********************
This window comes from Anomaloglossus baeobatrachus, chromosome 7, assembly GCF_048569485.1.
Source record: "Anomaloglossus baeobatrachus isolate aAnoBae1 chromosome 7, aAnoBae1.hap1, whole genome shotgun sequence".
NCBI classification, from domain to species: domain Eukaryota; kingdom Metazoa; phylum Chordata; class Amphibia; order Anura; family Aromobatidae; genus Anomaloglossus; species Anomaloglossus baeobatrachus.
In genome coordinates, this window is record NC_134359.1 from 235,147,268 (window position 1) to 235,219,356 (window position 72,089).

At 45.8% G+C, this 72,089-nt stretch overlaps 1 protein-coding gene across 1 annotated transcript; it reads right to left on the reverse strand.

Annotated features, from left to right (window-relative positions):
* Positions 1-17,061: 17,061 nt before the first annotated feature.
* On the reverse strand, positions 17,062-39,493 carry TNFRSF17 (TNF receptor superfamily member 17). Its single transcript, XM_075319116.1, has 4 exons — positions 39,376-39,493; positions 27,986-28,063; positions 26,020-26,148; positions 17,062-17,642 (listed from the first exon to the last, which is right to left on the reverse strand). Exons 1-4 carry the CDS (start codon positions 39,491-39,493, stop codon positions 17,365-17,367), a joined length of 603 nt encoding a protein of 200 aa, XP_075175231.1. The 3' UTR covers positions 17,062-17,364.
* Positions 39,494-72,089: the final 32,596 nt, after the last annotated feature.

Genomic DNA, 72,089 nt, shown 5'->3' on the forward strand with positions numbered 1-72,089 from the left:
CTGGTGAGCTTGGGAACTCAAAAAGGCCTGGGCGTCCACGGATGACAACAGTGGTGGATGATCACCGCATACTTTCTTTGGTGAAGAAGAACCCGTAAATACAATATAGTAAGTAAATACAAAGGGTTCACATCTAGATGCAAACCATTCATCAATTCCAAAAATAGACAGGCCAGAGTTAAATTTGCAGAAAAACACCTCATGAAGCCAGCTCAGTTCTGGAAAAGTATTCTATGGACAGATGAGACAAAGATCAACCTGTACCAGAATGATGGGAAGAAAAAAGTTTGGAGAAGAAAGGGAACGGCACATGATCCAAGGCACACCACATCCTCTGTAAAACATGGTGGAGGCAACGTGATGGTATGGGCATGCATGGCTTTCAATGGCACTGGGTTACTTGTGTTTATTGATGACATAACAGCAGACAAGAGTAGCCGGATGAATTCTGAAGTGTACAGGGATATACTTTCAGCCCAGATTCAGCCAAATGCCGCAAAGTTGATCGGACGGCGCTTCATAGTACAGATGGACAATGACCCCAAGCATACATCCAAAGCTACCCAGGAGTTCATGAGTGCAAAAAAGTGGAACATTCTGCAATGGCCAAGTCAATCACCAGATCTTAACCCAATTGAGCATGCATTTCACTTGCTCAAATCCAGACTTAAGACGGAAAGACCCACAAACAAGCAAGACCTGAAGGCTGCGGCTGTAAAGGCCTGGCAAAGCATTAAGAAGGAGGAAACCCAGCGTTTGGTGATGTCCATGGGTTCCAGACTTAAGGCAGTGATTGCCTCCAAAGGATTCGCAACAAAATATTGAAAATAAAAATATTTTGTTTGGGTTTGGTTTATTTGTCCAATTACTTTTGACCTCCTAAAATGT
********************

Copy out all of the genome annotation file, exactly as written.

This window comes from Anomaloglossus baeobatrachus, chromosome 7, assembly GCF_048569485.1.
Source record: "Anomaloglossus baeobatrachus isolate aAnoBae1 chromosome 7, aAnoBae1.hap1, whole genome shotgun sequence".
NCBI classification, from domain to species: domain Eukaryota; kingdom Metazoa; phylum Chordata; class Amphibia; order Anura; family Aromobatidae; genus Anomaloglossus; species Anomaloglossus baeobatrachus.
In genome coordinates, this window is record NC_134359.1 from 235,147,268 (window position 1) to 235,219,356 (window position 72,089).

At 45.8% G+C, this 72,089-nt stretch overlaps 1 protein-coding gene across 1 annotated transcript; it reads right to left on the reverse strand.

Annotated features, from left to right (window-relative positions):
* Positions 1-17,061: 17,061 nt before the first annotated feature.
* On the reverse strand, positions 17,062-39,493 carry TNFRSF17 (TNF receptor superfamily member 17). Its single transcript, XM_075319116.1, has 4 exons — positions 39,376-39,493; positions 27,986-28,063; positions 26,020-26,148; positions 17,062-17,642 (listed from the first exon to the last, which is right to left on the reverse strand). Exons 1-4 carry the CDS (start codon positions 39,491-39,493, stop codon positions 17,365-17,367), a joined length of 603 nt encoding a protein of 200 aa, XP_075175231.1. The 3' UTR covers positions 17,062-17,364.
* Positions 39,494-72,089: the final 32,596 nt, after the last annotated feature.

Genomic DNA, 72,089 nt, shown 5'->3' on the forward strand with positions numbered 1-72,089 from the left:
CTGGTGAGCTTGGGAACTCAAAAAGGCCTGGGCGTCCACGGATGACAACAGTGGTGGATGATCACCGCATACTTTCTTTGGTGAAGAAGAACCCGTAAATACAATATAGTAAGTAAATACAAAGGGTTCACATCTAGATGCAAACCATTCATCAATTCCAAAAATAGACAGGCCAGAGTTAAATTTGCAGAAAAACACCTCATGAAGCCAGCTCAGTTCTGGAAAAGTATTCTATGGACAGATGAGACAAAGATCAACCTGTACCAGAATGATGGGAAGAAAAAAGTTTGGAGAAGAAAGGGAACGGCACATGATCCAAGGCACACCACATCCTCTGTAAAACATGGTGGAGGCAACGTGATGGTATGGGCATGCATGGCTTTCAATGGCACTGGGTTACTTGTGTTTATTGATGACATAACAGCAGACAAGAGTAGCCGGATGAATTCTGAAGTGTACAGGGATATACTTTCAGCCCAGATTCAGCCAAATGCCGCAAAGTTGATCGGACGGCGCTTCATAGTACAGATGGACAATGACCCCAAGCATACATCCAAAGCTACCCAGGAGTTCATGAGTGCAAAAAAGTGGAACATTCTGCAATGGCCAAGTCAATCACCAGATCTTAACCCAATTGAGCATGCATTTCACTTGCTCAAATCCAGACTTAAGACGGAAAGACCCACAAACAAGCAAGACCTGAAGGCTGCGGCTGTAAAGGCCTGGCAAAGCATTAAGAAGGAGGAAACCCAGCGTTTGGTGATGTCCATGGGTTCCAGACTTAAGGCAGTGATTGCCTCCAAAGGATTCGCAACAAAATATTGAAAATAAAAATATTTTGTTTGGGTTTGGTTTATTTGTCCAATTACTTTTGACCTCCTAAAATGT